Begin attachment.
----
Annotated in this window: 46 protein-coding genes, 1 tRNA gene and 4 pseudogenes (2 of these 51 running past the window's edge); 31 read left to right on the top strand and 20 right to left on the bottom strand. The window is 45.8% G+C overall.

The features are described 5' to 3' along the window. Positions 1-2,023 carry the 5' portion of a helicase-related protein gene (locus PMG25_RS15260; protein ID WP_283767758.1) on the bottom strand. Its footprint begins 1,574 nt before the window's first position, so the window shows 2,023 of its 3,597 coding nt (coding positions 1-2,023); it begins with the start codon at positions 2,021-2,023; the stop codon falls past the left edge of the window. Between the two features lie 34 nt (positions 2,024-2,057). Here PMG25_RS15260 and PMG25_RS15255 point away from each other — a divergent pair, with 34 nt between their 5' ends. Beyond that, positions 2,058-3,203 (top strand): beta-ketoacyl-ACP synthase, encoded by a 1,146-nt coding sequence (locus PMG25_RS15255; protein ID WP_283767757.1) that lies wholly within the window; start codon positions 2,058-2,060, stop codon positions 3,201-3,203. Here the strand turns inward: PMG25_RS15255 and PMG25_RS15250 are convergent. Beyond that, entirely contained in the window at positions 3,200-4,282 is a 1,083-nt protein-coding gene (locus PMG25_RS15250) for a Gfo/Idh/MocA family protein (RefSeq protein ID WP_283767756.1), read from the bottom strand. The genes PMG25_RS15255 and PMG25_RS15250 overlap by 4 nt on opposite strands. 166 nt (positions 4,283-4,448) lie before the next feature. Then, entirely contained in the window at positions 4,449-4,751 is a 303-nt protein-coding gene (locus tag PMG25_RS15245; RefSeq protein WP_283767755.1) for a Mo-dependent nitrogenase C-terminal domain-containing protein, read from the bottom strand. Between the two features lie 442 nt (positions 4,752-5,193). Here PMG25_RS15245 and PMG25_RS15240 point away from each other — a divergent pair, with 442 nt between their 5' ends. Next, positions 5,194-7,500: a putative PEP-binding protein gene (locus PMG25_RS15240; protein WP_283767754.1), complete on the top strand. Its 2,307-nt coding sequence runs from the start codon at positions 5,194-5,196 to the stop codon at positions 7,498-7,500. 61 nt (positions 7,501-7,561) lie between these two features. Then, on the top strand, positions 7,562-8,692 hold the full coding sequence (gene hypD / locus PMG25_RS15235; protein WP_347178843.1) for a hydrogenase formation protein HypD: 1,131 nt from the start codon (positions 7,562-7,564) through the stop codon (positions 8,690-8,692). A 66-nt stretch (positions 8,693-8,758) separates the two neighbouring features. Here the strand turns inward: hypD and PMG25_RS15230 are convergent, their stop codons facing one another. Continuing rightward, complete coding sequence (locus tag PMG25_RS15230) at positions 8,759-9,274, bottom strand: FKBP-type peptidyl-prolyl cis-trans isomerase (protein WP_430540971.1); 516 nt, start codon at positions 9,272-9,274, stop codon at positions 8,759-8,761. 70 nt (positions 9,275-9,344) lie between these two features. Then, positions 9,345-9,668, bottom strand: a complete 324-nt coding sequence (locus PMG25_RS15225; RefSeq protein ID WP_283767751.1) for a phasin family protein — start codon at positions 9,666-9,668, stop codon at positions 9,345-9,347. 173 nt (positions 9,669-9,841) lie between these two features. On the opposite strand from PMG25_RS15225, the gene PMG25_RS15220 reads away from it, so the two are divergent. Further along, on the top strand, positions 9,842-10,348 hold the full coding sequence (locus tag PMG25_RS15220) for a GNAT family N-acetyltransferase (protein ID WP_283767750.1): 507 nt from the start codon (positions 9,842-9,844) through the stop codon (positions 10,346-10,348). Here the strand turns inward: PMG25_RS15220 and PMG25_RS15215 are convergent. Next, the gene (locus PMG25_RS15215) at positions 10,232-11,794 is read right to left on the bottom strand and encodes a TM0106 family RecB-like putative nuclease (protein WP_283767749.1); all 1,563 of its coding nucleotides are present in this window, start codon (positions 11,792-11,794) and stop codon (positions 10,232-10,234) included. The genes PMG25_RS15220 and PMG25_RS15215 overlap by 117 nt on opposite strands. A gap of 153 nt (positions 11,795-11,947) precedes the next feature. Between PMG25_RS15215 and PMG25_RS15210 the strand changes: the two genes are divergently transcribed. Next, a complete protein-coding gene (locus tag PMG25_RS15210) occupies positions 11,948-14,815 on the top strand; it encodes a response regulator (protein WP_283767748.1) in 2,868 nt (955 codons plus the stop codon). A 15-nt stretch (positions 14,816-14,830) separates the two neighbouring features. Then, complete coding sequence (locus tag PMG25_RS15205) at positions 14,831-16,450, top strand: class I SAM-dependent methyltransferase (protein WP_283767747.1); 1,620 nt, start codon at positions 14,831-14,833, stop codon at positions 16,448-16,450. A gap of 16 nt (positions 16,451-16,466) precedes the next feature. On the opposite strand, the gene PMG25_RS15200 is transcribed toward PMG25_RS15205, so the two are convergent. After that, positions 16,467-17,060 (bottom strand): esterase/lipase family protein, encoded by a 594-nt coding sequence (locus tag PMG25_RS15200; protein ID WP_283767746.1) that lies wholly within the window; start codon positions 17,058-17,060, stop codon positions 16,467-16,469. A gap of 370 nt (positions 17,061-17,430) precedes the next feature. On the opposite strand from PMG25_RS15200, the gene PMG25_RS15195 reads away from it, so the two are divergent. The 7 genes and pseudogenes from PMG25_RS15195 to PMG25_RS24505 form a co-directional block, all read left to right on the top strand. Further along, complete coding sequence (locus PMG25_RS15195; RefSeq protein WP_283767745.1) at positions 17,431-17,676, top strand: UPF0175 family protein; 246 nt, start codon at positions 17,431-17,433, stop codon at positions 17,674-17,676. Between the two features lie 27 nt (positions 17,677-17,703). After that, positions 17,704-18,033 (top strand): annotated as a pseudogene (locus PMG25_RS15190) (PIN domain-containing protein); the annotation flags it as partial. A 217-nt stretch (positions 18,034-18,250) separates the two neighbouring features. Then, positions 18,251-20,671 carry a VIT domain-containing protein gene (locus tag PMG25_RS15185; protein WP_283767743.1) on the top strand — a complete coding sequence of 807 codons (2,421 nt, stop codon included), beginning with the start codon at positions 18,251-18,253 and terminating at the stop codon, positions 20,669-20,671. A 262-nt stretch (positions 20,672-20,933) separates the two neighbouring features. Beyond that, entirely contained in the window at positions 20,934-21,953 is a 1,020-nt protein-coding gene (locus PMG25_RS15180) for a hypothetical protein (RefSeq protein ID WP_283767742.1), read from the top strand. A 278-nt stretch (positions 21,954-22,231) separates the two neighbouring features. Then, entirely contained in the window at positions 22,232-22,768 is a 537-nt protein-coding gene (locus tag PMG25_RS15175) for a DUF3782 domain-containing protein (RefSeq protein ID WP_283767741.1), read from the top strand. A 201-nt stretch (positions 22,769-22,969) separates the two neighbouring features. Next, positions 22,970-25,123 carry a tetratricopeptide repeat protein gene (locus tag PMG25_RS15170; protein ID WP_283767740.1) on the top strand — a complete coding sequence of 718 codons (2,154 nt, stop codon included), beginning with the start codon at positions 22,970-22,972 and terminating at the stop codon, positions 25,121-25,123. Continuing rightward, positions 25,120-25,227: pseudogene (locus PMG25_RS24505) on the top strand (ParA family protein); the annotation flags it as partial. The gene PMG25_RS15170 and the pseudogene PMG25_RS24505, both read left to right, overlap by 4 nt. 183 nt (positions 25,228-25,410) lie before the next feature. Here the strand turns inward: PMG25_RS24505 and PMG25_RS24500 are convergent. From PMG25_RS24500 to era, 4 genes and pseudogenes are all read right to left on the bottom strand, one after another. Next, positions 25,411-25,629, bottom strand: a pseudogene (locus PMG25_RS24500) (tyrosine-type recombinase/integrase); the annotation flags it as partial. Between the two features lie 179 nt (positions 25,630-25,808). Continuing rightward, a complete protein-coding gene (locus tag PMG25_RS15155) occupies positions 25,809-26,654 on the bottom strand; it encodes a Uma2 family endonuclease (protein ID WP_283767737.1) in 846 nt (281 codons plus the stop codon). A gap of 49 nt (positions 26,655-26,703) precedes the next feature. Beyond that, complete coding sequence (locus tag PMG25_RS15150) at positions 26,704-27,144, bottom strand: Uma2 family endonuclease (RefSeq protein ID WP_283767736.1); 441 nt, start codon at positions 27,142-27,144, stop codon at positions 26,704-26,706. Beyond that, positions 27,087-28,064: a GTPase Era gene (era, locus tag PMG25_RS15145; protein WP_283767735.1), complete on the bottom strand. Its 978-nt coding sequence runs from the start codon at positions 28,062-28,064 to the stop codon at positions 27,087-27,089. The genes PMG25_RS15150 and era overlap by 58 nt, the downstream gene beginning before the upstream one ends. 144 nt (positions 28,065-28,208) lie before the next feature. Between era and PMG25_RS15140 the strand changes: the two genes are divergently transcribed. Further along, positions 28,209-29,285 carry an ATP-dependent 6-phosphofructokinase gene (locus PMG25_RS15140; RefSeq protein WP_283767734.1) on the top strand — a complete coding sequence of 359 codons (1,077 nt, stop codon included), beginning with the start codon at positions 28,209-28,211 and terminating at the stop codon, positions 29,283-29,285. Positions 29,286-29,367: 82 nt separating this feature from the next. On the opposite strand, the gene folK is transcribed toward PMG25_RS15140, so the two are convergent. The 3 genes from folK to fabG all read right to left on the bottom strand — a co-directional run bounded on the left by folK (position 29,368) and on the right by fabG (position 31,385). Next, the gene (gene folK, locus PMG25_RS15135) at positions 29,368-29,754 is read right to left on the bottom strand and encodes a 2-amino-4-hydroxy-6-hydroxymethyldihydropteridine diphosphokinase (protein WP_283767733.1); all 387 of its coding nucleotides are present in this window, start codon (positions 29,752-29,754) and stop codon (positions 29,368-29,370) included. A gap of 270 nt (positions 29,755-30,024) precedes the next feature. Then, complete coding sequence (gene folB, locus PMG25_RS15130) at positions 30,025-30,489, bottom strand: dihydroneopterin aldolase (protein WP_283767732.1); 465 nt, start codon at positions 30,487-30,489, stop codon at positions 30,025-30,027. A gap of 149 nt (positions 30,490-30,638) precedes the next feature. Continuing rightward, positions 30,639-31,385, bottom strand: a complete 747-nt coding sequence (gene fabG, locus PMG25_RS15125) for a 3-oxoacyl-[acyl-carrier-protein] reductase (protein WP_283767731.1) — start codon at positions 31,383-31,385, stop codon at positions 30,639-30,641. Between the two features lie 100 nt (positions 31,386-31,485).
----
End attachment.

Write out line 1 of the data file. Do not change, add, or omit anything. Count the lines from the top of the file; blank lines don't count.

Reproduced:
Annotated in this window: 46 protein-coding genes, 1 tRNA gene and 4 pseudogenes (2 of these 51 running past the window's edge); 31 read left to right on the top strand and 20 right to left on the bottom strand. The window is 45.8% G+C overall.